Essays and interviews with African Studies scholars between 1998-2001. Among others, you will find the interesting serie "African Studies in [Country XY]". H-Africa encourages discussion of Africa's history, culture, and African studies generally. Africanists of all disciplines are encouraged to subscribe. (...) H-Africa reviews scholarly books efficiently and competently. Our reviews, of great value to scholars, increasingly are read more widely than other review forums. [according to site editor's information] ... [supplemented]
The Institut Fondamental d'Afrique Noire (IFAN) was founded in 1936 by the governor general of former French West Africa (AOF) as the Institut Français d'Afrique Noire. Its first director was the well known explorer Thédore Monod. The mission of the IFAN was to do scientific research about Africa, especially about the AOF. In 1960, the IFAN was integrated into the University of Dakar. In 1966, it changed its name into Institut Fondamental d'Afrique Noire.
Today, the IFAN has the following departments: social sciences, humanities, zoology, botany, geology, museums.
The IFAN possesses many old valuable documents from French colonial times, including photographic material and other media. The holdings of the library and the archives are not yet recorded online. There are projects for digitalisation in the future. ... [editors ilissAfrica]
Homepage of the Department of Anthropology and African Studies at the University of Mainz. The Department hosts an Ethnographic Collection based on the collection of Erika Sulzman ("Mainz Congo Expedition"), the Jahn Library for African Literatures, which is based on the private collection on Janheinz Jahn, the African Music Archive (AMA) and the Gerd Meuer Archive. Furthermore you will find full text documents under "Working Papers of the Department of Anthropology and African Studies" and under "Swahili Forum". ... [editors ilissAfrica]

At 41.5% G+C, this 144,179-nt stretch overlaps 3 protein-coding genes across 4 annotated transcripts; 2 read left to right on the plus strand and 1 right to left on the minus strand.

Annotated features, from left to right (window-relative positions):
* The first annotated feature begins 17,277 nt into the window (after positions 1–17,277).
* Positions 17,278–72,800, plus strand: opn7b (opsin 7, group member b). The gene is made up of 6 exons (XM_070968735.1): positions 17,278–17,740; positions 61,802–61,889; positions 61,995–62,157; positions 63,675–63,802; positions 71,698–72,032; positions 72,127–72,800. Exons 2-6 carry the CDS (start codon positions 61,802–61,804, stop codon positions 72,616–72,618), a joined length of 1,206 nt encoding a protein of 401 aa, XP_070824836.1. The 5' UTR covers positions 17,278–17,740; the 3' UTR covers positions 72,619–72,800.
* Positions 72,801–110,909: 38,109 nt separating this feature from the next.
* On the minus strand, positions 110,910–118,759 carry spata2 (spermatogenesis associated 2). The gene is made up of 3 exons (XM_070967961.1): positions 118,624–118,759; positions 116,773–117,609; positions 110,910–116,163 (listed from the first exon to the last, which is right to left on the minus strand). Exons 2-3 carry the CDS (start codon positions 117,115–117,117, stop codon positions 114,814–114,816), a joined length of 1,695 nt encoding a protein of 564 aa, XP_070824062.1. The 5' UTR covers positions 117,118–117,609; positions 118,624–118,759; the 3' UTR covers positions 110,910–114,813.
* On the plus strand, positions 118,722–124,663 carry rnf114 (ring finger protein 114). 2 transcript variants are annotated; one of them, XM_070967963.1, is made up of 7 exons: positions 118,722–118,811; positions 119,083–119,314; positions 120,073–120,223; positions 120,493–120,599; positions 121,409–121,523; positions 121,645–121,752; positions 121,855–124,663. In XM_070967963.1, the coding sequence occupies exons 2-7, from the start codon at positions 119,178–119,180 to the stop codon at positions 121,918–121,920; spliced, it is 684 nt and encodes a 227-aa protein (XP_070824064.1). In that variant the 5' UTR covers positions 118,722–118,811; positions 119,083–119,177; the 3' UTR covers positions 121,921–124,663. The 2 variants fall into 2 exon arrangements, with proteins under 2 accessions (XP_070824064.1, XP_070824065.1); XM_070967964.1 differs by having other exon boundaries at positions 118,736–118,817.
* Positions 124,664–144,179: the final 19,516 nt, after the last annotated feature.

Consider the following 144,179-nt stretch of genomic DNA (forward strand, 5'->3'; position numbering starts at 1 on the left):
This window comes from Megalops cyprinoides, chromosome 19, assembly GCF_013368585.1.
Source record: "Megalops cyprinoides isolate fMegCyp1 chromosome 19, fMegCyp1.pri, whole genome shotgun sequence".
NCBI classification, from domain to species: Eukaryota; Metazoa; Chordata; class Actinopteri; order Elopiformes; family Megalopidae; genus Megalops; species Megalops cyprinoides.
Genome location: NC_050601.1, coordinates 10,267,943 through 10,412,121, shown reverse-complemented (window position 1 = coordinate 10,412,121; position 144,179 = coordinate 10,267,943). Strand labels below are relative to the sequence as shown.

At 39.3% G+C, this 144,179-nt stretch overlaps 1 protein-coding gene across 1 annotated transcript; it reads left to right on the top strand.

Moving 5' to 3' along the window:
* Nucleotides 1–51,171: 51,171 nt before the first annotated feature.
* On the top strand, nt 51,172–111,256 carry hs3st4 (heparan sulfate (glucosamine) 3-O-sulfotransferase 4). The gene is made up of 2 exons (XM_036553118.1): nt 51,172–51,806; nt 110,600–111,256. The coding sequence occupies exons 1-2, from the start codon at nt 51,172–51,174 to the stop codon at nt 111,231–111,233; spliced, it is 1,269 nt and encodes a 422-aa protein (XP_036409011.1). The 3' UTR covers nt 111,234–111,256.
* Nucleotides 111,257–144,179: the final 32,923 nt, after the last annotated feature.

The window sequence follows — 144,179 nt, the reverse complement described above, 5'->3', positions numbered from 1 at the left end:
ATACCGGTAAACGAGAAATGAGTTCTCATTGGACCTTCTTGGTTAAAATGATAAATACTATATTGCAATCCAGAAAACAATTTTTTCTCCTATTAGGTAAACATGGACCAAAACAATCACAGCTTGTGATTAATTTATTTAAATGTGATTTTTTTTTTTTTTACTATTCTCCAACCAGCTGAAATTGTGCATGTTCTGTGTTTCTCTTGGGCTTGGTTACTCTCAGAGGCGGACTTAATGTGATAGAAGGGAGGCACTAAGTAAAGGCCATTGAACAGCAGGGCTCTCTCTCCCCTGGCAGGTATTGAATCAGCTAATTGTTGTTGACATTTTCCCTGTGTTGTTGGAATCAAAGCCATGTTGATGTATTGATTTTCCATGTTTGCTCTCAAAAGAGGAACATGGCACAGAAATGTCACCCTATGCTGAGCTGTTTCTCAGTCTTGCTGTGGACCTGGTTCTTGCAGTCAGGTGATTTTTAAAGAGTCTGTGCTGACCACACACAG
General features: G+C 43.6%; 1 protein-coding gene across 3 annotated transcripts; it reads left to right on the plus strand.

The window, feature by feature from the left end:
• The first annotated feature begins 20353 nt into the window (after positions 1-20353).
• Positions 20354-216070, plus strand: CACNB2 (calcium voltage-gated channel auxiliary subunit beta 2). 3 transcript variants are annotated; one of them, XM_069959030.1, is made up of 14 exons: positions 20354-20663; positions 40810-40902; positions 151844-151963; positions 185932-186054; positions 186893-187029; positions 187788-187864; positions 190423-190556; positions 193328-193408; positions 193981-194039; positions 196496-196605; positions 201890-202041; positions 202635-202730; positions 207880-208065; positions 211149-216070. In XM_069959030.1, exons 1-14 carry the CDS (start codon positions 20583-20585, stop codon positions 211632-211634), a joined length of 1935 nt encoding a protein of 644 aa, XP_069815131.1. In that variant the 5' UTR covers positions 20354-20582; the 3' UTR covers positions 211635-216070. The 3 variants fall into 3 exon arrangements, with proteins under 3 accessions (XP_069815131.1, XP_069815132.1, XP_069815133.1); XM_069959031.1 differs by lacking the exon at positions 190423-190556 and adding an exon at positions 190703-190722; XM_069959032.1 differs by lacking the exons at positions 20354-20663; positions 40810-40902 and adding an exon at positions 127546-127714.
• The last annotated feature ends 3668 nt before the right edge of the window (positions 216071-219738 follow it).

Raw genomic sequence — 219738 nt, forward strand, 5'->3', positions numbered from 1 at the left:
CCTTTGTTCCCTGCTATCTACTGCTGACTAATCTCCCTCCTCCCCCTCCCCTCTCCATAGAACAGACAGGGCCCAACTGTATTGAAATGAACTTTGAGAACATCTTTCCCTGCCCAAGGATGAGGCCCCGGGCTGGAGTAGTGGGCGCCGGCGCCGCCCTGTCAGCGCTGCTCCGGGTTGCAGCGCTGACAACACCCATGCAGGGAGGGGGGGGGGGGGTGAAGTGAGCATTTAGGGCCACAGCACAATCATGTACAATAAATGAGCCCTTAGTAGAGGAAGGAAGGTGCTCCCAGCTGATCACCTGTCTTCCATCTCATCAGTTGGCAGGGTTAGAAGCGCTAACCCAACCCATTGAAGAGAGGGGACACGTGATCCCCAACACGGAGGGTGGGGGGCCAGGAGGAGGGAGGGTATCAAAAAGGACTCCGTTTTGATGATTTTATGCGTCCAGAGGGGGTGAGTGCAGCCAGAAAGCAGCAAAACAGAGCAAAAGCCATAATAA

Homepage of the Institute for Anthropology at the University of Munich.
[editors ilissAfrica] Until about 2008, the institute was called "Institute for Anthropology and African Studies ". [editors ilissAfrica]
Since the mid-1990s, Columbia University Libraries sponsored three online International Directories of African Studies, Middle East Studies, and South Asian Studies Scholars, otherwise known as IDASS, IDMES, and IDSAS. AMESA is meant to replace these separate directories. The entries are generated by the registered scholars themselves. The Directory is fully indexed, allowing readers to conduct a search by name or keyword (e.g. subject of interest, city or country, university or affiliation, etc.). You can also Browse the entire Directory, alphabetically by name.
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Project MUSE is a collaboration between libraries and publishers providing 100% full-text, affordable and user-friendly online access to over 350 high quality humanities and social sciences journals from over 60 scholarly publishers. Access is restricted.
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